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In California, support for gay marriage seen growing

Aurelio Rojas
McClatchy Newspapers (MCT)

SACRAMENTO, Calif. - Support for same-sex marriage in California has increased by nearly 50 percent in the past two decades, largely because of views held by a new, younger generation of residents, an analysis of Field polls during that period has found.

About half of Californians still disapprove of same-sex marriage, but 43 percent approve, according to the survey. In 1985, only 30 percent of people surveyed by the Field Poll approved.

Age is one of the strongest predicters of attitudes on same-sex marriages. Currently, acceptance ranges from 25 percent among those born before 1940 to 58 percent among those born in the 1980s, according to the report.

"The movement toward being more favorable on same-sex marriage can be explained simply by new generations of voters coming into the voter mix," said Charles Gossett, a political scientist at California State Polytechnic University, Pomona.

Gossett and Gregory Lewis, a political scientist at Georgia State University, analyzed 22 years of Field polls on the issue.

People in every age group were at least four times as likely to say that they had become more accepting of homosexual relations since they turned 18.

A 2006 Field Poll found 45 percent of Californians said they had become more accepting of homosexual relations since they were young adults, while 9 percent said they had become less accepting.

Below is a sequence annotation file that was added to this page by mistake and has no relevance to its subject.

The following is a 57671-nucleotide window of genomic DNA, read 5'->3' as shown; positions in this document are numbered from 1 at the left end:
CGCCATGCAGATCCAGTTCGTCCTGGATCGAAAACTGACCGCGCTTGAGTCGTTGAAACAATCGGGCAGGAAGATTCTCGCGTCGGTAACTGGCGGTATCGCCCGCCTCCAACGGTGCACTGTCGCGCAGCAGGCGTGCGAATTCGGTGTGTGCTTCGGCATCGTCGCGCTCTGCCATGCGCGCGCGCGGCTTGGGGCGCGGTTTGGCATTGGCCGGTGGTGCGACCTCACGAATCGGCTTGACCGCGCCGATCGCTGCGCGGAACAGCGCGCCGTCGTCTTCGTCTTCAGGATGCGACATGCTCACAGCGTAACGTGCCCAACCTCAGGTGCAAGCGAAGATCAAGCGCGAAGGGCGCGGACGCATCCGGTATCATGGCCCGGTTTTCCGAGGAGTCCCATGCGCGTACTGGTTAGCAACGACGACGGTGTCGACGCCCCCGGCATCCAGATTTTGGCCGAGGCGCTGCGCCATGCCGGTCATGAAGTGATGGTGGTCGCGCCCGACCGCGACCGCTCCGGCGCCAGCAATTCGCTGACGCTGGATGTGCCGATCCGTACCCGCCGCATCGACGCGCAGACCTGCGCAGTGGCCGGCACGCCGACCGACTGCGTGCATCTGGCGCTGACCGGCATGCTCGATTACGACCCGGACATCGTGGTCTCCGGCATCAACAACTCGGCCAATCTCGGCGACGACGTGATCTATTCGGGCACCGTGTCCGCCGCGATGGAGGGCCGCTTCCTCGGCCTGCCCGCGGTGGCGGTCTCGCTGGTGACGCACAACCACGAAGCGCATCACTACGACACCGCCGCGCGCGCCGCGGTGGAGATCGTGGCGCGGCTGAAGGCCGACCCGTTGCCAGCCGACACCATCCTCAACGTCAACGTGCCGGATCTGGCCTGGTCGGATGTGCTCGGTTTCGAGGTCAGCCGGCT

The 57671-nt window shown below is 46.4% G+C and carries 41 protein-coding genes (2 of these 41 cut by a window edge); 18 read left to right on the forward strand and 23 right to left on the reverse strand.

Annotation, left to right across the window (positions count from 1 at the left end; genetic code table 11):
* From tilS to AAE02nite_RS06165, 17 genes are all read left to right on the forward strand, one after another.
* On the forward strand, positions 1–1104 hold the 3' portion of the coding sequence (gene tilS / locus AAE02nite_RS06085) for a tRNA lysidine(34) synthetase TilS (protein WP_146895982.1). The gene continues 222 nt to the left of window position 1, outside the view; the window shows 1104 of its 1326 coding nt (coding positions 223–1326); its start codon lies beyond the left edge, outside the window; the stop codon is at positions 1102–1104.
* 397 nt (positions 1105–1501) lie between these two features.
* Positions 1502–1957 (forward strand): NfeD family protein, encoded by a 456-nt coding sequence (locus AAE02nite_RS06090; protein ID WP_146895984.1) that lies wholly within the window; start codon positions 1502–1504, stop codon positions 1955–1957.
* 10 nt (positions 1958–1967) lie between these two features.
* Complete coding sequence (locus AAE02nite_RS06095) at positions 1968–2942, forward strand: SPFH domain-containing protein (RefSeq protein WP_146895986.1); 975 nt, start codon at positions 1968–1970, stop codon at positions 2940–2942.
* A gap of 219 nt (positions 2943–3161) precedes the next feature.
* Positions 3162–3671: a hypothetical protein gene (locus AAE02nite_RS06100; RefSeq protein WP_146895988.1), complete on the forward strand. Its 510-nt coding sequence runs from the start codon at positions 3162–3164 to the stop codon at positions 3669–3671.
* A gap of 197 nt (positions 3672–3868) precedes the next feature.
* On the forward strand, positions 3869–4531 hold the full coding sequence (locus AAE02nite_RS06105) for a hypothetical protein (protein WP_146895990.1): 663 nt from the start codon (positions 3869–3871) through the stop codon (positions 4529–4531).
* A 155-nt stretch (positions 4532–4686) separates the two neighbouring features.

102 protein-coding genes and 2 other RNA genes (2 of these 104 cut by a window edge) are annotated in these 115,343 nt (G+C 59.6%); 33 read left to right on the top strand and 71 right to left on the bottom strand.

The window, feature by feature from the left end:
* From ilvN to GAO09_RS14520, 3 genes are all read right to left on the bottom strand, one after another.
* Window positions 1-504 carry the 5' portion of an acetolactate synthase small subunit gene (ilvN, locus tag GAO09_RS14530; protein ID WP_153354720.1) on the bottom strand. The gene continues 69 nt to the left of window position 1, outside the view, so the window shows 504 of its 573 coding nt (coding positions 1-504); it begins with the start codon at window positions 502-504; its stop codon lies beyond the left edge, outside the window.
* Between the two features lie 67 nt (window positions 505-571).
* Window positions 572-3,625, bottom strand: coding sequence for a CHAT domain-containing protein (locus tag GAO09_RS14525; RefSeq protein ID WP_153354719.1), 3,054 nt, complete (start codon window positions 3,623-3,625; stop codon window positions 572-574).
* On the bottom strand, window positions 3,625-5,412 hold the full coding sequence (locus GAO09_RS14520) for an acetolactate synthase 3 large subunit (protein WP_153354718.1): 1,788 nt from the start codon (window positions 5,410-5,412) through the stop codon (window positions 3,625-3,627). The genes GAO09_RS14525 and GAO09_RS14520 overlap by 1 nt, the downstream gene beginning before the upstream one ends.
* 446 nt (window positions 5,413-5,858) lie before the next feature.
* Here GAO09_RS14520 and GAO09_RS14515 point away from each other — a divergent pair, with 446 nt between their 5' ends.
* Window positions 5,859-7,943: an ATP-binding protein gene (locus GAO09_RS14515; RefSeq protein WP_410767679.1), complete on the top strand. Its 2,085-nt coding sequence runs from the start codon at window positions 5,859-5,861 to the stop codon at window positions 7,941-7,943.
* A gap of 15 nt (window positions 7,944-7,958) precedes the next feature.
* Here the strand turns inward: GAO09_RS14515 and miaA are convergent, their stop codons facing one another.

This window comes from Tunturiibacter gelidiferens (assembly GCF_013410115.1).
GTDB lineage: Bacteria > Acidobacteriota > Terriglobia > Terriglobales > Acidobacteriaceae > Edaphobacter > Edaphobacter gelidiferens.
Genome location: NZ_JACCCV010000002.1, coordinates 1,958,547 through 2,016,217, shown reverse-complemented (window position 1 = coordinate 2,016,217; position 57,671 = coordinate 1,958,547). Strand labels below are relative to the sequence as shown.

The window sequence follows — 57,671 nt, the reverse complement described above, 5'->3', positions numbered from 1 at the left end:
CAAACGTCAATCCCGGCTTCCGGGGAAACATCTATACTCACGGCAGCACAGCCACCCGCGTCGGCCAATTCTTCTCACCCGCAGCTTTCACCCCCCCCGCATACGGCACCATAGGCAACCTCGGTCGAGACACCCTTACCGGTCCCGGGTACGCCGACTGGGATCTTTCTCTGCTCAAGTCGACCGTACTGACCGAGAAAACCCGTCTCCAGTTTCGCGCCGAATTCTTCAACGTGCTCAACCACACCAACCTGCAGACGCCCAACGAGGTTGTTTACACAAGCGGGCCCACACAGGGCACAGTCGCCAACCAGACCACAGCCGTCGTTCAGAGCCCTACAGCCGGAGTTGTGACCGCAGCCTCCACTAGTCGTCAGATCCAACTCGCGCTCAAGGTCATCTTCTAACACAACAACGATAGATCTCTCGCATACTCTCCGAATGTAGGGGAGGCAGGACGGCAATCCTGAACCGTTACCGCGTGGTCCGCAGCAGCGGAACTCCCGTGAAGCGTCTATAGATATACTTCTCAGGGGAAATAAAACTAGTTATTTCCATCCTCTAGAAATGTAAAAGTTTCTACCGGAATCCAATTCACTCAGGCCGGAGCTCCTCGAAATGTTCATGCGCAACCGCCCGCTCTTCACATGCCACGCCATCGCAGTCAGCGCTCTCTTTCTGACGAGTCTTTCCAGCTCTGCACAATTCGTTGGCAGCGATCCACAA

"Regardless of one's age, people are reporting that they're becoming more accepting of homosexuality," Gossett said.

Every population sub-group in California has shown a net increase in acceptance of same-sex relationships and gay marriage in general over the past two decades. But they have done so at different rates based largely on political and religious affiliation.

Forty-nine percent of Democrats said they were more accepting, compared to 43 percent of Independents and 39 percent of Republicans.

Forty-seven percent of people who said they had no religious affiliation and 45 percent of Jewish respondents reported they were more accepting. The rate was 42 percent for born-again Christians.

Racial and ethnic differences also play a role in determining attitudes on the issue. Latinos are more likely to oppose same-sex marriage than non-Hispanic whites.

African-Americans are even more opposed than Latinos to same-sex marriages, and their level of opposition has not changed in two decades.

Support for same-sex marriage in California is stronger than in most other states because of the state's relatively young population, according to the authors.

The state ranks 45th in the percentage of its population over age 64 and has experienced a more rapid increase in the percentage of its population under age 18 than over 65 percent.

Gossett said the analysis did not determine what other factors are driving changes in attitudes in California about same-sex marriage.

"Unfortunately, it's not easy to ask that kind of a question on a survey because there are so many possible different answers," he said.

Nor, he said, can authors predict when - or if - a majority of Californians will support same-sex marriage.

"We don't have any projection when it will be a majority or whether or not this is an unstoppable trend, or something could happen that would stop it," he said.

The findings in the report were based on independent random-sample surveys of adults in California conducted between 1985 and 2006. Trend analyses were based on a total of 4,300 telephone interviews completed over that period.

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